Nonbinary Extra Quit Fantastic Beasts Over Queerphobia

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In its first week in theaters, Fantastic Beasts: The Crimes of Grindelwald already has a lot going against it: author JK Rowling suing her assistant, casting Johnny Depp again after he was implicated in the #MeToo movement, and grossing lower than any film in the Harry Potter franchise during its opening weekend.

And now, a nonbinary extra has come forward about what they allege was a misogynistic, homophobic, and transphobic environment on set. Jamie Windust is a London-based model who was cast as an extra in the film. In a Twitter thread, Windust opened up about the hyper-masculine atmosphere that led them to quit in the first week.

 

 

(But have no fear, Windust maintains that Ezra Miller was just as charming as ever.)

 

 

“Just the language that they were using, now that I look back on it, was quite alarming,” Windust told OUT. “They were basically asking for supernatural, weird looking, androgynous people, which I understand that I do have that look. I think because I was so new to the industry, and because I had just started, I didn’t want to look like I was ungrateful.”

When they started filming, Windust was immediately gendered as male. While sharing changing rooms with male extras, they were subjected to particularly misogynistic and queerphobic behavior.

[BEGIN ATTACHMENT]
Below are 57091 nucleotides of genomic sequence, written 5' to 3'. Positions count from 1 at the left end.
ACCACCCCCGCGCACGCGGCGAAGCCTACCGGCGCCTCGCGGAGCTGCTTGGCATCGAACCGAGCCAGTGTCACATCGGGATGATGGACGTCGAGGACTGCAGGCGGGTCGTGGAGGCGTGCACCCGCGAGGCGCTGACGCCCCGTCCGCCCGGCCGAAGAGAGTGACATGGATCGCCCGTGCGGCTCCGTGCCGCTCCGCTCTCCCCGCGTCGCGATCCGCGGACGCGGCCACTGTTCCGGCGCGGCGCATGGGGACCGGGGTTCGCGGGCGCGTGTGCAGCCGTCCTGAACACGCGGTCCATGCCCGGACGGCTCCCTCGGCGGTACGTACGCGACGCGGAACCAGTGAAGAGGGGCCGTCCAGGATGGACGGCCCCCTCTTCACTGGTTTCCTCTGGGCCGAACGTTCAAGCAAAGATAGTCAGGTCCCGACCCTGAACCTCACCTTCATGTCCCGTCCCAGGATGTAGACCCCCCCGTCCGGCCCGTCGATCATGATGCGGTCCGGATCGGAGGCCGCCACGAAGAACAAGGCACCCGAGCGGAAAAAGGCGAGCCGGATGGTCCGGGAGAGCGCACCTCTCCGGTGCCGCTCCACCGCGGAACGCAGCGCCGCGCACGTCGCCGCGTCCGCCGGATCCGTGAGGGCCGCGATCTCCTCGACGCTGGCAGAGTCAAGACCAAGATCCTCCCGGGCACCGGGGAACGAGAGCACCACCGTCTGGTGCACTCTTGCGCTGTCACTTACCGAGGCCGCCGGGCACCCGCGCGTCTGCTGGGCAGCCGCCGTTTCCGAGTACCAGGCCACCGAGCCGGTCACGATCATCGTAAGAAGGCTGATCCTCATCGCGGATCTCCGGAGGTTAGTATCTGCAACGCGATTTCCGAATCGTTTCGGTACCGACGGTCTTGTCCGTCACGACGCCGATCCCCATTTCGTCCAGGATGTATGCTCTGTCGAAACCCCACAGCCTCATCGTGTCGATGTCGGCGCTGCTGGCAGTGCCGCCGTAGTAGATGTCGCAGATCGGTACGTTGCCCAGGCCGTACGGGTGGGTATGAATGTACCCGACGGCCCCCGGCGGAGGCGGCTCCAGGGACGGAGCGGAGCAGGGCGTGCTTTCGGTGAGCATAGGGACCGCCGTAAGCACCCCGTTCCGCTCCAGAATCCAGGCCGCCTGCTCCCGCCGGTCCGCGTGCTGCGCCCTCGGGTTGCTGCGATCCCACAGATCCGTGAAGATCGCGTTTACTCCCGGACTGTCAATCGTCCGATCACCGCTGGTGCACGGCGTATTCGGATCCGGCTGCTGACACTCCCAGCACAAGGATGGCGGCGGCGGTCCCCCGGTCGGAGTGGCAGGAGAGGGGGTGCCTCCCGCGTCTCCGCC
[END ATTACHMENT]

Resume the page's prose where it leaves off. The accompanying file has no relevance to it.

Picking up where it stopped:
“It's almost fraternity-esque...I would hear all the disgusting kind of chat about women and the homophobic slurs around other queer people who maybe were expressing more visibly queer,” they said.

Windust clarifies that the behavior came more from other extras than the crew. But as they claim the crew itself wasn't very diverse, it's easy to see how this behavior could get overlooked and even permitted on set.

Since leaving Fantastic Beasts, Windust has also parted ways with the agency that cast them in the film. They’re now signed with Crumb Agency in London, which has a section of their site that specifically caters to nonbinary talent, rather than forcing them to choose between the “male” and “female” segments of their client offerings.

 

 

“My new agency makes sure that people know my pronouns, know what to say, what not to say, and that the environment I'm in is safe,” says Windust.

Although Windust has gone on to more welcoming work environments in their career, this instance is only part of a larger problem. As Hollywood is still run mostly by cis, straight, white men (according to 50/50 by 2020, 94% of Hollywood film execs are white, and 81% of board members in Hollywood are men), movements like #TimesUp and voices like Windust’s continue to call attention to these issues. Meanwhile, big-budget movies like the Harry Potter franchise continue to cast accused abusers, or repeat the bad working behaviors of years’ past.

“There's definitely a movement in Hollywood, trying to find the trendiest topic or something that is going to engage the audience by using queer people. But, these industries are not run by queer people. So the ways in which they use our identities is incredibly commercialized and commodified for sales,” Windust says. “I think the best thing to do is allow trans or nonbinary people into that world, in front of and behind the camera, so that they can create work on films that are actually inclusive.”

OUT has reached out to Warner Bros. for comment, and will update this article should one be provided.

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